Australia fears decline in Chinese students over ‘treason’ laws

Experts warn that prospective recruits may choose to study elsewhere if they do not feel welcome

January 16, 2018
Sydney Opera House
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The number of Chinese students at Australian universities could decline in the wake of new anti-treason laws that have been portrayed as “anti-China” by the People’s Republic, experts have warned.

Last month, Australian prime minister Malcolm Turnbull announced a series of proposed laws to curb foreign influence in Australian politics. These included banning foreign political donations, requiring registration of lobbyists working for overseas entities and strengthening anti-espionage laws.

There are fears that the way the laws have been portrayed by China’s Communist Party and state-governed media as “anti-China” could result in a significant drop in the number of young people in the country choosing to study in Australia. Chinese Australians have also expressed concerns over a potential anti-Chinese backlash against the whole community.

Following Mr Turnbull’s announcement of the new laws, Australia was voted “the most unfriendly country” to China in 2017 in a poll of about 14,000 Chinese citizens conducted by the tabloid Global Times, which is owned by the People’s Daily.

There are concerns that the issue leaves Australian universities in a double bind. They are under pressure to protect academic freedom following episodes in which Chinese students in Australia – and politicians back in their home country – have denounced lecturers who have been perceived to be critical of China.

At the same time, they want to protect Chinese student numbers: Chinese students make up 30 per cent of international students in Australia and Australian universities will be increasingly reliant on them for income in the wake of planned university funding cuts.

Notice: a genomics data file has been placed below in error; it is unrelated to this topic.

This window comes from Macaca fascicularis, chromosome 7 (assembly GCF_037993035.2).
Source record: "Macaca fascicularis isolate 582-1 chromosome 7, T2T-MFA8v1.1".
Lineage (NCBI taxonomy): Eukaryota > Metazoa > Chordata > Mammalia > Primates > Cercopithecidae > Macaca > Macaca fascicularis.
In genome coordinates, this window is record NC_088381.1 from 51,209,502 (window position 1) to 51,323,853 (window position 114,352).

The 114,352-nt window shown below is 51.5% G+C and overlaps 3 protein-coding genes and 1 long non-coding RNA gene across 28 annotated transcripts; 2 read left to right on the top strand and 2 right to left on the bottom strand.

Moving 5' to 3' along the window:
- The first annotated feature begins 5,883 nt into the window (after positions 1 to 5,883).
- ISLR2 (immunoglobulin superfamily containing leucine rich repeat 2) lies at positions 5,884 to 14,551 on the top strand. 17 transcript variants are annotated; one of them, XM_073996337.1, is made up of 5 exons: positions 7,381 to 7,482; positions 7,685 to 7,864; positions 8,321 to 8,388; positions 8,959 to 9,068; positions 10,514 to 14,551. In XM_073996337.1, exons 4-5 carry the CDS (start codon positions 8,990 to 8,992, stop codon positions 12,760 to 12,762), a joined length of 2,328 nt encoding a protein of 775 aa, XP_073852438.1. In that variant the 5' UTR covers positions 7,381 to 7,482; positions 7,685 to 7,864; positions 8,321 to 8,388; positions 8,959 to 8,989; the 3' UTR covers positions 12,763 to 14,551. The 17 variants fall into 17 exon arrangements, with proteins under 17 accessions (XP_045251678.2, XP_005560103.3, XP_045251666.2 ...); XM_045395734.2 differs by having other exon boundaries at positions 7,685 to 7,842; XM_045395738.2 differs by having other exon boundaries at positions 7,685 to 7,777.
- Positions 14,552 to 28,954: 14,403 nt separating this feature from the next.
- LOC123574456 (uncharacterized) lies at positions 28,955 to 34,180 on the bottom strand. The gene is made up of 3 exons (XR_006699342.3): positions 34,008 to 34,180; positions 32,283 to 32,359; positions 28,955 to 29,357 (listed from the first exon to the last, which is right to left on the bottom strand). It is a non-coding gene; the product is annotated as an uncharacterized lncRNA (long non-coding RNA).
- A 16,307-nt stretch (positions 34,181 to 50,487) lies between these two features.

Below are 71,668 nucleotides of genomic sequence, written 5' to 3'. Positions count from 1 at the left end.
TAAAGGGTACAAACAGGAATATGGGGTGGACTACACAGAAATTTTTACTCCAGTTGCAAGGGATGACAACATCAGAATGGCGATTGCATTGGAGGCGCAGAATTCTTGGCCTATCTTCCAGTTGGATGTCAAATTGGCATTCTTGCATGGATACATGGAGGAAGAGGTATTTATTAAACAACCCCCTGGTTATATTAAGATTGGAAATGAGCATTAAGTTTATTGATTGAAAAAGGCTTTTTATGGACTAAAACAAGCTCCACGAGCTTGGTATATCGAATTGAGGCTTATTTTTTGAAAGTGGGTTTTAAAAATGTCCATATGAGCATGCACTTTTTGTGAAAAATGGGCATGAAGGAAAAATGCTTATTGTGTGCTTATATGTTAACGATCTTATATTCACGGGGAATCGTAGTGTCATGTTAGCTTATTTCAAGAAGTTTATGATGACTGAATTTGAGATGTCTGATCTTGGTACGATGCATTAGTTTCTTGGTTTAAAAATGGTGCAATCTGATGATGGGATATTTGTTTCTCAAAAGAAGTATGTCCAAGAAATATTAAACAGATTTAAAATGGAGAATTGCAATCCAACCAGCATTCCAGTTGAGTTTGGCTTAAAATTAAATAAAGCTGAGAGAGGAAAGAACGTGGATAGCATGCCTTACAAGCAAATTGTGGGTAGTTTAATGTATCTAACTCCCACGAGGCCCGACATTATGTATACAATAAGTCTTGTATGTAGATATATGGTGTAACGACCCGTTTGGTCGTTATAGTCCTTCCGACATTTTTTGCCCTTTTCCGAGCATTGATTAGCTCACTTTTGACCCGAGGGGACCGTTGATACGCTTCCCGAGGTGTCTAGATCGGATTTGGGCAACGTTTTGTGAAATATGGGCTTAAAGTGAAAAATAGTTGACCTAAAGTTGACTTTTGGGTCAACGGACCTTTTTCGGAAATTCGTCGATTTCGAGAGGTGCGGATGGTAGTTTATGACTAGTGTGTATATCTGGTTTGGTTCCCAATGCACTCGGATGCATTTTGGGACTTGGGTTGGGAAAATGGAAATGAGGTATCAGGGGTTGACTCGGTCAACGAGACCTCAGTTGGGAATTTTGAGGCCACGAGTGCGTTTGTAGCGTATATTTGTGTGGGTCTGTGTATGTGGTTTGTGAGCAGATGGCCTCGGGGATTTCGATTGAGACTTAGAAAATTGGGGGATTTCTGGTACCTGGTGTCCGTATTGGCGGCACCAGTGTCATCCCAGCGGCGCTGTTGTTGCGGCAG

Nick Bisley, executive director of La Trobe Asia and professor of international relations at La Trobe University, said that, while the number of Chinese students in Australia was “quite high” in 2017, “the mood among current and prospective students is souring”.

“There’s a very good chance that the worsening state of Sino-Australian relations will lead to a reduction in the numbers of students from the People’s Republic of China coming to Australian universities,” he said, adding that Chinese students may make their own choice to avoid the country or might be persuaded to do so by the Chinese government.

“The problem Australian universities have is the sheer level of dependence, and absence of diversification strategies for revenue means that, in the short to medium term, they are tied to China and in many ways are at the cutting edge of the increasingly complex ties between Australia and the PRC.”

Merriden Varrall, director of the East Asia Program at the Sydney-based thinktank the Lowy Institute, said that Chinese parents and prospective students will now be “factoring in the possibility that studying in Australia may not be as much of a safe and positive experience as before”.

“The debate as it is framed at the moment doesn’t distinguish between official Chinese views and individual views, and tends to suggest that Chinese people whose beliefs are in line with official perspectives are brainwashed and/or spies,” she said.

Scott Holmes, acting vice-chancellor of Western Sydney University, urged the Australian government to “approach transparency reforms cautiously”.

“Anything that impedes the important work universities undertake with China and other international partners will damage Australia’s standing,” he said.

ellie.bothwell@timeshighereducation.com

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Reader's comments (1)

"studying in Australia may not be as much of a safe and positive experience as before”. Universities need to make sure that studying is a safe experience for all students including Chinese whose views differ from official Chinese policy. Also including those from Taiwan, Hong Kong and countries that may be in conflict with China. Also minority Chinese such as those from Tibet and Xinjiang. This is only what you would expect in a pluralistic democracy. And while safety must be guaranteed for all, whether the experience is positive or not may depend on the student's willingness to open their mind to the perspectives of others, and be challenged on their own. Universities should not assume that all students will be easily able to do this, but should never pander to those that are unable to, or to hysterical opinion pieces from foreign tabloids. Universities need to view the educational "export product" they are selling as not just a certificate, but a mind broadening experience. If this means they accept reduced enrollments, then it will be worth it to not have their brand devalued.

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